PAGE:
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December 15, 2008

Why Monty Might Want to Bin the Twin

It was often said that Shane Warne didn’t like having a spin-twin. That is, he preferred to be the sole specialist spinner in the line up and not have to share the spin bowling duties. Indeed, this view is vindicated by the statistics – in matches where Warne played alongside Stuart Macgill (his long term legspinning understudy) his bowling average rose from its usual 25 to almost 30. Needless to say, when two spinners were played one would expect the pitch to be conducive to turn and for his statistics to be more favourable, not less. It would not be too outrageous at this point to suggest that the great SK Warne quite possibly has something in common with England’s very own MS Panesar.

When Monty Panesar burst onto the scene in 2006, claiming Sachin Tendulkar as his first Test wicket and started to win matches for England many were filled with hope. One commentator humorously noted that ‘the thing with Monty is, he turns the ball’. Although it is questionable to what extent they intended humour, it was still an odd comment to make. Spinners are meant to turn the ball – it’s what they do. Yet it was indeed true that for years it was something that English spinners had resolutely failed to do.

This is not to say they didn’t put on an England jersey and play with all their heart, Ashley Giles for example took his place in the side with great pride and took criticism very much to heart. Unfortunately though, for Ashley is the nicest of chaps, he wasn’t the most naturally gifted of cricketers and his late-in-life switch to spin bowling from average left arm seamers didn’t help him make the most of the limited ability he possessed.

There have been other England prospects of late that have had more natural ability but have squandered it – Philip Tufnell for example whose attitude and approach to the game rarely found favour with senior members of the set up. Similarly, Chris Schofield was sounded out by Duncan Fletcher as a young spin bowling talent and was even handed one of the first ever central contracts. Schofield was, sadly, poorly managed though – he was thrust into the deep end by making his Test debut at the age of 21, went wicketless for 2 Tests and discarded. Scarred from the experienced, his game suffered and within five years he was dropped by Lancashire and playing club cricket as a specialist batsman.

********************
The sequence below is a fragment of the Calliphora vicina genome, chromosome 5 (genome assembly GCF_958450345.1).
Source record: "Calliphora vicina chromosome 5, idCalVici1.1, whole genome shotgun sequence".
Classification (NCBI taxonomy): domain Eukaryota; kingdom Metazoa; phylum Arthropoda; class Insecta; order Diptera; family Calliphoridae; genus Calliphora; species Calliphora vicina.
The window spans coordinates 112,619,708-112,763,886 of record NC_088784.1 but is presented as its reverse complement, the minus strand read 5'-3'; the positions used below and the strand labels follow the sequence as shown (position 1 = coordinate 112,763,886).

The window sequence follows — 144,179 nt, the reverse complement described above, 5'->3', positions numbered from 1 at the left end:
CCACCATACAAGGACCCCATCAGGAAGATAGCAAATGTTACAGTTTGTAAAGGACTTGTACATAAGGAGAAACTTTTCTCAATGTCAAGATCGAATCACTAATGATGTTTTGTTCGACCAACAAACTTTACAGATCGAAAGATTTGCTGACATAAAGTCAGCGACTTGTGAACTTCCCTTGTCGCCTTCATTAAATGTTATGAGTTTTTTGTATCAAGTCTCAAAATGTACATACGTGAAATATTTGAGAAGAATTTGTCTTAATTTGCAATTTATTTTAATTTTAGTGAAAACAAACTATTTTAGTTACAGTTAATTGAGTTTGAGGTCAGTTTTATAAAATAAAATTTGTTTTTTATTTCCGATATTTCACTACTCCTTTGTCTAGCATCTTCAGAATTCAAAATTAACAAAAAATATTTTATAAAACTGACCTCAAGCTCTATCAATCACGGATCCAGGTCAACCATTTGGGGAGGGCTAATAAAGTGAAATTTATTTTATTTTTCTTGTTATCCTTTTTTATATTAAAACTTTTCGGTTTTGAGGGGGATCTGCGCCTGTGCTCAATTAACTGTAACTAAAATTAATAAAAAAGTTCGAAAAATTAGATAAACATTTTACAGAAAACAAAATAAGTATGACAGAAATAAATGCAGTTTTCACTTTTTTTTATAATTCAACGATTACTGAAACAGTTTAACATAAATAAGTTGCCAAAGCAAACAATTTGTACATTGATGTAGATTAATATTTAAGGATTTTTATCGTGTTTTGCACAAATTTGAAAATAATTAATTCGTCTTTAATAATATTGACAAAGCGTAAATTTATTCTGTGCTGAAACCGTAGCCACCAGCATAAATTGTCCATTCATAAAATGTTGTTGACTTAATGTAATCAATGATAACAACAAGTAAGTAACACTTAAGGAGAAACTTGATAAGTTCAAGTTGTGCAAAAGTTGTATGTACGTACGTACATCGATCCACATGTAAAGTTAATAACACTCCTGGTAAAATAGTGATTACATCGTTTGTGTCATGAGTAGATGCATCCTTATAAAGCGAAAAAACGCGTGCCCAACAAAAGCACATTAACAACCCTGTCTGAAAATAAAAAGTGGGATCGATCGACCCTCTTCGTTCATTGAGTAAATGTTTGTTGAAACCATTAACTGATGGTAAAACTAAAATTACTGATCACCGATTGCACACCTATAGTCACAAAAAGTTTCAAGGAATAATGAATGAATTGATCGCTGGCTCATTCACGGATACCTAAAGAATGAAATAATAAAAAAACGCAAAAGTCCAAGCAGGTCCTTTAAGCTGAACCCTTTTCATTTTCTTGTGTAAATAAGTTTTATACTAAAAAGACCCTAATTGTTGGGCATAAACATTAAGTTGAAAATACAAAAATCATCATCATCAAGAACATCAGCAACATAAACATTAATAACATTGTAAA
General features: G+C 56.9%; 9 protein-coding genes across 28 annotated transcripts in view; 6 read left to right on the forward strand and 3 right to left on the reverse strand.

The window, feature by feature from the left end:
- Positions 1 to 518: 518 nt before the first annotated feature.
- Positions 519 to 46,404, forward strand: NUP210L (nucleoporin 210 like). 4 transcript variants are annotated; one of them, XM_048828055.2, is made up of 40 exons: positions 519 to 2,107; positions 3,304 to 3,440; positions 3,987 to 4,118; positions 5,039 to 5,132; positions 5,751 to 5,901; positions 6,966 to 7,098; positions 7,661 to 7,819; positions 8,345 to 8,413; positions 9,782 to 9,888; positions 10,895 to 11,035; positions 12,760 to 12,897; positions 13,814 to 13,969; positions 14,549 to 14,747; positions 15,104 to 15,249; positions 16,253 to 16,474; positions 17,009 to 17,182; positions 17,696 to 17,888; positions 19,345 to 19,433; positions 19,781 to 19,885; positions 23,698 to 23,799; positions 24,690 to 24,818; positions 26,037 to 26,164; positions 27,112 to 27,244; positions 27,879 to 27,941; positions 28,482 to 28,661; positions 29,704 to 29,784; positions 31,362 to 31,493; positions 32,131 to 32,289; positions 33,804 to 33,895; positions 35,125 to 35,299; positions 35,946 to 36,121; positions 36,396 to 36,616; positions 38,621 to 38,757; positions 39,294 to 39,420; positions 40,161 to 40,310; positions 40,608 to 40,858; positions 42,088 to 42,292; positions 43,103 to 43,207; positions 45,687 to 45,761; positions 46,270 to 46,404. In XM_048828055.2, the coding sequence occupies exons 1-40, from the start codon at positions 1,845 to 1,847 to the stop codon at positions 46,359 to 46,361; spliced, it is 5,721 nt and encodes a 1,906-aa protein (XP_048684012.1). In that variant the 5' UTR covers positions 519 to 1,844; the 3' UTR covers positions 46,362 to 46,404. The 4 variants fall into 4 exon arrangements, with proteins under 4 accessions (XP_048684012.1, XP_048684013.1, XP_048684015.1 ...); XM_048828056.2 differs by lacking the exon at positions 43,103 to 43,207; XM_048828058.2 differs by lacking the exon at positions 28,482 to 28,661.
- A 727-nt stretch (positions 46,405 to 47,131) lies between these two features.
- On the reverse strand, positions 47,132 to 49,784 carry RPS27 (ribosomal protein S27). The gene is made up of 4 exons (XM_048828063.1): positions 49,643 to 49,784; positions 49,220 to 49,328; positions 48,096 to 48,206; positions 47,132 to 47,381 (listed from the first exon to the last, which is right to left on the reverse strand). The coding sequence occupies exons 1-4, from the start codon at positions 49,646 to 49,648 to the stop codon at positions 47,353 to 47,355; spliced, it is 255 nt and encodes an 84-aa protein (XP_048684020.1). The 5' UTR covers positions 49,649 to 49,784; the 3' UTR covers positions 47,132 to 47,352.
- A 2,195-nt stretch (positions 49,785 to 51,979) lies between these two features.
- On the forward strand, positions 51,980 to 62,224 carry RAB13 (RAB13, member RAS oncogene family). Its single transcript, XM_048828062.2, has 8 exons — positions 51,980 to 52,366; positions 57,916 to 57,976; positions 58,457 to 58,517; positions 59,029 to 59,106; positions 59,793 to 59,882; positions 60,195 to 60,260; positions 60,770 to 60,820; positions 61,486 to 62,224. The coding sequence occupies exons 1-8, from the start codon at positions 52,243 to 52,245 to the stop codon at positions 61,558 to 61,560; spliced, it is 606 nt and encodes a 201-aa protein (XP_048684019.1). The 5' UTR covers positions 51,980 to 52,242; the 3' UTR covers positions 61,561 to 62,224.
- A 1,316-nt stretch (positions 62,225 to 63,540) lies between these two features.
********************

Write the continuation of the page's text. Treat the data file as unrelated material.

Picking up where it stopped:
Monty though is unfortunately shaping up to be a further unfulfilled England spinning potential unless he heeds the advice coming to him from all quarters. Monty’s figures currently stack up quite well – 117 test wickets from 34 matches at an average of 32.58. Not figures to set the world alight but steady figures at least. Indeed when measured up against Daniel Vettori, who is widely regarded as the best left arm finger spinner of the modern age, the stats are actually quite favourable: Vettori currently has 282 wickets from 88 matches at an average of 32.98. in fact, if one compares Monty’s with Vettori’s at the same stage in their careers Monty’s figures are remarkably adjacent to the Kiwi’s – Vettori had 119 @ 32.75. From this many will undoubtedly infer that Monty is on the right track, that he is following in the footsteps of Vettori, that he can be England’s Vettori.

This argument has its flaws though. Monty has more natural ability than Daniel Vettori, who is without a doubt one of the hardest workers and most committed cricketers on the scene at the moment. Monty has massive hands and the ability to get big turn off any pitch. If the pitch is responsive and offers a little bit of bounce as well as turn the Sikh of Tweak, as he is affectionately called, can trouble the world’s best. Monty is a match winner.

The problem though, is that match winners do not average 32 with the ball. Shane Warne averaged 25.

Glenn McGrath averaged 21.

Stuart Macgill – 29.

Anil Kumble - 29.

Bishan Bedi - 28.

Match winners average in the twenties and Monty Panesar averages 32 (and rising). The difference is Monty can be a match winner but he isn’t one often enough. For well over a year now cricket commentators have been comparing, quite rightly, Monty with Vettori because although their figures are very similar the Kiwi left armer is very much the better bowler and troubles batsmen on a more frequent basis.